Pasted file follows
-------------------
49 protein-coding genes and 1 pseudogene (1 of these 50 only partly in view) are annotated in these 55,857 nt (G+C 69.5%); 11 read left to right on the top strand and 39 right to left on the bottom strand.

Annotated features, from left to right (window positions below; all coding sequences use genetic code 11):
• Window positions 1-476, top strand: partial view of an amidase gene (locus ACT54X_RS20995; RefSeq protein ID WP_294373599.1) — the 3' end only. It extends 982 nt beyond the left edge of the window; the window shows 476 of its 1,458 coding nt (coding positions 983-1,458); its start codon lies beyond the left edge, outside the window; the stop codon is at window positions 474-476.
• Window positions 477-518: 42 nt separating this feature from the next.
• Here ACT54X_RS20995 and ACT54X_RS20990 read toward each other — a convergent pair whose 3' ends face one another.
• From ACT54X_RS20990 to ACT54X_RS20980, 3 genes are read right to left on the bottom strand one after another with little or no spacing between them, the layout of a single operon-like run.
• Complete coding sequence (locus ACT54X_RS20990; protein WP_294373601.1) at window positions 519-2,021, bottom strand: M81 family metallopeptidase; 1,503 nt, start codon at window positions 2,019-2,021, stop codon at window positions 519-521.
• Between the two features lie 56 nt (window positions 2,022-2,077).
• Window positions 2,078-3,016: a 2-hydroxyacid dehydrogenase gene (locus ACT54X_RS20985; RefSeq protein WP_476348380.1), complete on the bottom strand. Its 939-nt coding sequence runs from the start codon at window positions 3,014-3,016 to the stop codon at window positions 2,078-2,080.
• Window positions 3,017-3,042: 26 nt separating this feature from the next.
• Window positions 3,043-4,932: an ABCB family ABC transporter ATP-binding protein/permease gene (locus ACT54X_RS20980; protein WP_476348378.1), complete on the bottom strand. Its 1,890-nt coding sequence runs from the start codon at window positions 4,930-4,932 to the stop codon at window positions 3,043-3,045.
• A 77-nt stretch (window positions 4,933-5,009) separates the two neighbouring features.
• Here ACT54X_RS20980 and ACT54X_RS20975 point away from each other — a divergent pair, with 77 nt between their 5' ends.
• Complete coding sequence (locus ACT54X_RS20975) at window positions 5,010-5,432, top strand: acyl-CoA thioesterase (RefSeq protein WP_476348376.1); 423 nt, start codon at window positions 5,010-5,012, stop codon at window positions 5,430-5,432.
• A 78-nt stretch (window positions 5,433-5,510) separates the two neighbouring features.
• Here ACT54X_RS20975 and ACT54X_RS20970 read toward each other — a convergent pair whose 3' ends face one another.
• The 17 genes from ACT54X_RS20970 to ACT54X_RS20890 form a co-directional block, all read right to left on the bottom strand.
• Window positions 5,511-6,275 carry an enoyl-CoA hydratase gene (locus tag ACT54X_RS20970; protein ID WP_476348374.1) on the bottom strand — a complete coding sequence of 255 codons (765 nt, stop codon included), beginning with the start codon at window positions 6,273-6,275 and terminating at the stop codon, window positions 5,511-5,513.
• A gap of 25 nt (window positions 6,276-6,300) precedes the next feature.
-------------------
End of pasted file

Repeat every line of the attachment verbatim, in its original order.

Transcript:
49 protein-coding genes and 1 pseudogene (1 of these 50 only partly in view) are annotated in these 55,857 nt (G+C 69.5%); 11 read left to right on the top strand and 39 right to left on the bottom strand.

Annotated features, from left to right (window positions below; all coding sequences use genetic code 11):
• Window positions 1-476, top strand: partial view of an amidase gene (locus ACT54X_RS20995; RefSeq protein ID WP_294373599.1) — the 3' end only. It extends 982 nt beyond the left edge of the window; the window shows 476 of its 1,458 coding nt (coding positions 983-1,458); its start codon lies beyond the left edge, outside the window; the stop codon is at window positions 474-476.
• Window positions 477-518: 42 nt separating this feature from the next.
• Here ACT54X_RS20995 and ACT54X_RS20990 read toward each other — a convergent pair whose 3' ends face one another.
• From ACT54X_RS20990 to ACT54X_RS20980, 3 genes are read right to left on the bottom strand one after another with little or no spacing between them, the layout of a single operon-like run.
• Complete coding sequence (locus ACT54X_RS20990; protein WP_294373601.1) at window positions 519-2,021, bottom strand: M81 family metallopeptidase; 1,503 nt, start codon at window positions 2,019-2,021, stop codon at window positions 519-521.
• Between the two features lie 56 nt (window positions 2,022-2,077).
• Window positions 2,078-3,016: a 2-hydroxyacid dehydrogenase gene (locus ACT54X_RS20985; RefSeq protein WP_476348380.1), complete on the bottom strand. Its 939-nt coding sequence runs from the start codon at window positions 3,014-3,016 to the stop codon at window positions 2,078-2,080.
• Window positions 3,017-3,042: 26 nt separating this feature from the next.
• Window positions 3,043-4,932: an ABCB family ABC transporter ATP-binding protein/permease gene (locus ACT54X_RS20980; protein WP_476348378.1), complete on the bottom strand. Its 1,890-nt coding sequence runs from the start codon at window positions 4,930-4,932 to the stop codon at window positions 3,043-3,045.
• A 77-nt stretch (window positions 4,933-5,009) separates the two neighbouring features.
• Here ACT54X_RS20980 and ACT54X_RS20975 point away from each other — a divergent pair, with 77 nt between their 5' ends.
• Complete coding sequence (locus ACT54X_RS20975) at window positions 5,010-5,432, top strand: acyl-CoA thioesterase (RefSeq protein WP_476348376.1); 423 nt, start codon at window positions 5,010-5,012, stop codon at window positions 5,430-5,432.
• A 78-nt stretch (window positions 5,433-5,510) separates the two neighbouring features.
• Here ACT54X_RS20975 and ACT54X_RS20970 read toward each other — a convergent pair whose 3' ends face one another.
• The 17 genes from ACT54X_RS20970 to ACT54X_RS20890 form a co-directional block, all read right to left on the bottom strand.
• Window positions 5,511-6,275 carry an enoyl-CoA hydratase gene (locus tag ACT54X_RS20970; protein ID WP_476348374.1) on the bottom strand — a complete coding sequence of 255 codons (765 nt, stop codon included), beginning with the start codon at window positions 6,273-6,275 and terminating at the stop codon, window positions 5,511-5,513.
• A gap of 25 nt (window positions 6,276-6,300) precedes the next feature.